clock menu more-arrow no yes mobile

Filed under:

Pullman Yard project hires Ponce City Market’s development manager

New, 42 comments

Ideas for the 27-acre Kirkwood site call for transformation into a “creative city”

a rendering of the development
Plans for a new “creative city” in Kirkwood.
Renderings: Atomic Entertainment

By this time next year, the century-old Pratt-Pullman Yard could look drastically different and yet, in many ways, very much the same.

At one point a processing plant for sugar and fertilizer, and later a train car repair depot, the 27-acre site is now a beautiful mess of weathered industrial buildings, weeds, and graffiti. It’s primed for a roughly $200 million redevelopment, thanks to Los Angeles film producers—and now, one of the leaders of Ponce City Market’s transformation.

Maureen Meulen and Adam Rosenfelt, heads of production group Atomic Entertainment, aim to transform the historic property into what they call a “creative city”—a mixed-use district wrapped around a 20,000-square-foot soundstage, which will be used for film and television production.

The lawn’s potential look, with the hotel and food component to the left of the screen. The sawtooth building at right is likely slated for office use.

Last week, Atomic reps announced they’ve tapped Rainey Shane, of JLL’s new adaptive-reuse division, to manage the Kirkwood property’s makeover, according to the Atlanta Business Chronicle.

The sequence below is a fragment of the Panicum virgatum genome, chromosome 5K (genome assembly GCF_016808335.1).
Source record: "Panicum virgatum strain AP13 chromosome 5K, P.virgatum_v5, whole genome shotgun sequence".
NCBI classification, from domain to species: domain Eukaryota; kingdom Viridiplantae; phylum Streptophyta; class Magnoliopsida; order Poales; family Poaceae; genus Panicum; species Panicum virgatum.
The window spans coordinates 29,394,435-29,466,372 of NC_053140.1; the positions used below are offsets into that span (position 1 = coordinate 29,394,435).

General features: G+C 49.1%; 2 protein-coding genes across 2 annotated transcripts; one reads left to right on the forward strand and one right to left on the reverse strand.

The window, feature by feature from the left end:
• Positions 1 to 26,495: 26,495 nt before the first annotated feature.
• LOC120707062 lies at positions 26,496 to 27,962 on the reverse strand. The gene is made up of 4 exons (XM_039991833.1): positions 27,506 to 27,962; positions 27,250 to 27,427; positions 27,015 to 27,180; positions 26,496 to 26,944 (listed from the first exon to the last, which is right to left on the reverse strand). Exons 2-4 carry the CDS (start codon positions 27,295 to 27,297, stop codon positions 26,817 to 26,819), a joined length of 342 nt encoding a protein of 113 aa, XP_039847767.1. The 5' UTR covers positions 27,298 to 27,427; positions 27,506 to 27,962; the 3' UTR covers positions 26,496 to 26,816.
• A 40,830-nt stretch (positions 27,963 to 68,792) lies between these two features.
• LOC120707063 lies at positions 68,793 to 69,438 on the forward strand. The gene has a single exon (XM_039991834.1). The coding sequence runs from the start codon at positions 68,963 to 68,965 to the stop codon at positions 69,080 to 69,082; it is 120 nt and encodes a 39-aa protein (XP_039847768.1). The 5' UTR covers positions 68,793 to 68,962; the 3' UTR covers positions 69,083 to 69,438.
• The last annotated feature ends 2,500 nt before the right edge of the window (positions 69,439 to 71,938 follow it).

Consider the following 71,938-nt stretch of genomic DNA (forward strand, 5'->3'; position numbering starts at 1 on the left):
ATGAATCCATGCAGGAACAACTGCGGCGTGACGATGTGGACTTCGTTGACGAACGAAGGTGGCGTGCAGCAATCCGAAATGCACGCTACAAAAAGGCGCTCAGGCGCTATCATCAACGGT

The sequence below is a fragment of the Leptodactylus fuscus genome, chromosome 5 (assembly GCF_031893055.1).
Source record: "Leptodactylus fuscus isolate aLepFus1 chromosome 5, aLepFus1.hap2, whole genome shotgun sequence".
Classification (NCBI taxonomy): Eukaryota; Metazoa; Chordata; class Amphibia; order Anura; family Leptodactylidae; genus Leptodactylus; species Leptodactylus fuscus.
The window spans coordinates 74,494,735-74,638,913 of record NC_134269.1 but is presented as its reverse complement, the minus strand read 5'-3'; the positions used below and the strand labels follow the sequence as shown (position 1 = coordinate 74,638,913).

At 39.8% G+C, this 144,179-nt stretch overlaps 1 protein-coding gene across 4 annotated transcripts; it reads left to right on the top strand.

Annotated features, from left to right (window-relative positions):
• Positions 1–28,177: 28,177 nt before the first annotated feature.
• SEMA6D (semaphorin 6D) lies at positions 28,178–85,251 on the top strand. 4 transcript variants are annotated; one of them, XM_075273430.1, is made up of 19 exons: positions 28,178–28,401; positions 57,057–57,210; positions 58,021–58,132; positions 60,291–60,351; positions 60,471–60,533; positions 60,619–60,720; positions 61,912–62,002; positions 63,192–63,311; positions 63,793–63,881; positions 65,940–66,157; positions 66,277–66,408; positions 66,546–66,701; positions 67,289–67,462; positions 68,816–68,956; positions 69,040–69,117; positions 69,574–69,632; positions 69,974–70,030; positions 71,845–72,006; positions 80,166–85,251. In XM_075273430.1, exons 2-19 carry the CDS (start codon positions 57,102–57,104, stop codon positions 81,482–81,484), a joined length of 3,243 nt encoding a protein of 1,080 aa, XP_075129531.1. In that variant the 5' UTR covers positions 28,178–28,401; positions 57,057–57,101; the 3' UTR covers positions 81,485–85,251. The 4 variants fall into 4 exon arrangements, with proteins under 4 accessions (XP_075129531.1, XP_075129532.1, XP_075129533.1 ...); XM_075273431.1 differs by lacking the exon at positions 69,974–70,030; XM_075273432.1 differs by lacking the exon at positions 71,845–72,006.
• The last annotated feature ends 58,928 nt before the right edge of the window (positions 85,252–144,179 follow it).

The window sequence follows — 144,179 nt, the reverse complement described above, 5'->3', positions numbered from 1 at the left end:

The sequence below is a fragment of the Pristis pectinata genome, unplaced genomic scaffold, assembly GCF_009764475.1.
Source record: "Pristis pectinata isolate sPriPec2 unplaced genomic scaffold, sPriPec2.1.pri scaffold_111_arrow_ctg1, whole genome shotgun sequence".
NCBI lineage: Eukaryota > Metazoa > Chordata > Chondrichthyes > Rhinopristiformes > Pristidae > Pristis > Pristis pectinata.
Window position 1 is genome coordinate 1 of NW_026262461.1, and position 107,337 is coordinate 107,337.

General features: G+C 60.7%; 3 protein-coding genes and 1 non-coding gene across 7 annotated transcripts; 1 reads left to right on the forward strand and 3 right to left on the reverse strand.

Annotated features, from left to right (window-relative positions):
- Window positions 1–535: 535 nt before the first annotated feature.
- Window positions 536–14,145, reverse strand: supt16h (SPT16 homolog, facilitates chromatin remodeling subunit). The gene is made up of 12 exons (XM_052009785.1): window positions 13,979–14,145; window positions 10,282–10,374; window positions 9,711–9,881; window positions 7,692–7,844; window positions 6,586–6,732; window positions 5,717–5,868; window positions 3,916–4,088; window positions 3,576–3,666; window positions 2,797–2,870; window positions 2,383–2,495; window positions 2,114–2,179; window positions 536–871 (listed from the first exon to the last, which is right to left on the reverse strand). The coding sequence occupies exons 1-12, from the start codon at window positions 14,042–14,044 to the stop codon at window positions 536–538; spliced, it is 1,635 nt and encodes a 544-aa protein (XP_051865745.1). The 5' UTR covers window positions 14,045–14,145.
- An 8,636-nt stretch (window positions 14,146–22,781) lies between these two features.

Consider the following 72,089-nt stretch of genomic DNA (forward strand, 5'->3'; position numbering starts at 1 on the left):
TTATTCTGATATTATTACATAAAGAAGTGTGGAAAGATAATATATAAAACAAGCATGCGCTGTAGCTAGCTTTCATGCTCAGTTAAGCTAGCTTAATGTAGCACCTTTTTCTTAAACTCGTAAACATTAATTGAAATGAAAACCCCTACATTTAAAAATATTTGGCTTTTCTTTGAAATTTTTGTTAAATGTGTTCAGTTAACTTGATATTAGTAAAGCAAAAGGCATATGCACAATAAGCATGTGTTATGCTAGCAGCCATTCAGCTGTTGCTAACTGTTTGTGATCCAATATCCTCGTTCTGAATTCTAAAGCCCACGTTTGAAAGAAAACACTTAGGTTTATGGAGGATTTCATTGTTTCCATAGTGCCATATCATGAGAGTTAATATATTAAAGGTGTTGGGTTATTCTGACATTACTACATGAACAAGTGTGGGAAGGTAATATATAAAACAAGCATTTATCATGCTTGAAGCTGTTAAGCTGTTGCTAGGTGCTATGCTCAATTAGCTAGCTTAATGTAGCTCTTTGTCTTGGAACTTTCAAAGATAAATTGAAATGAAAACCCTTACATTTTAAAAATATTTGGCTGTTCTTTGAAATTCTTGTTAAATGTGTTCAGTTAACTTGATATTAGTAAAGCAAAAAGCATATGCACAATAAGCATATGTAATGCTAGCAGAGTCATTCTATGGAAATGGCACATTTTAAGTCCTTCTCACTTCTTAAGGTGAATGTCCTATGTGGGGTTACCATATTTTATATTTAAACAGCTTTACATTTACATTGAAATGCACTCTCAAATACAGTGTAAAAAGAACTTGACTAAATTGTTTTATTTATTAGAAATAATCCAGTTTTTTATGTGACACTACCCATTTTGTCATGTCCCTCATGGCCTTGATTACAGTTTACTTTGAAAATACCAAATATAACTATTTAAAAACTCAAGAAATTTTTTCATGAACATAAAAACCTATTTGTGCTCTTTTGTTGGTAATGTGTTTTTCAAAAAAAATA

Shane is known for her work as a development manager for the Ponce City Market project, which saw the revival of the Sears, Roebuck & Co. building in Old Fourth Ward.

In August, Atomic filed for building permits with the city, and, according to the Business Chronicle, construction could kick off in early 2019—later than predicted earlier this year.

The Pullman Yard property in Kirkwood Atlanta. Jonathan Phillips, Curbed Atlanta

But the Pullman Yard property, which has played host to several gritty movie scenes in flicks like The Hunger Games and Baby Driver, won’t lose all of its industrial luster during the overhaul.

Rosenfelt told Curbed Atlanta during a tour in May the site has plenty of character that needs to be preserved, and it now has a spot on the U.S. National Register of Historic Places.

The first phase of construction will see the renovation of some small, old buildings, which are slated to become food vendors and a film stage, the paper reported.

The main former train building at Pullman Yard in Atlanta’s Kirkwood neighborhood. Photos: Jonathan Phillips, Curbed Atlanta

Other changes call for a boutique hotel, outdoor music venue, office space, and residences. The rest of the property could one day host a network of pedestrian and cyclist pathways, too.

The Pullman Yard project will also be the star in an upcoming documentary film being produced by actor and director Raphael Sbarge.

Sbarge told Curbed in August his project was in the editing phase.

A film crew sets up for an interview with Jack Pyburn, a longtime preservationist with Docomomo, who is the chief Lord Aeck Sargent architect for the project.
Boris Martin

This story has been updated to clarify that Rainey Shane was not the only development manager for the Ponce City Market adaptive reuse project.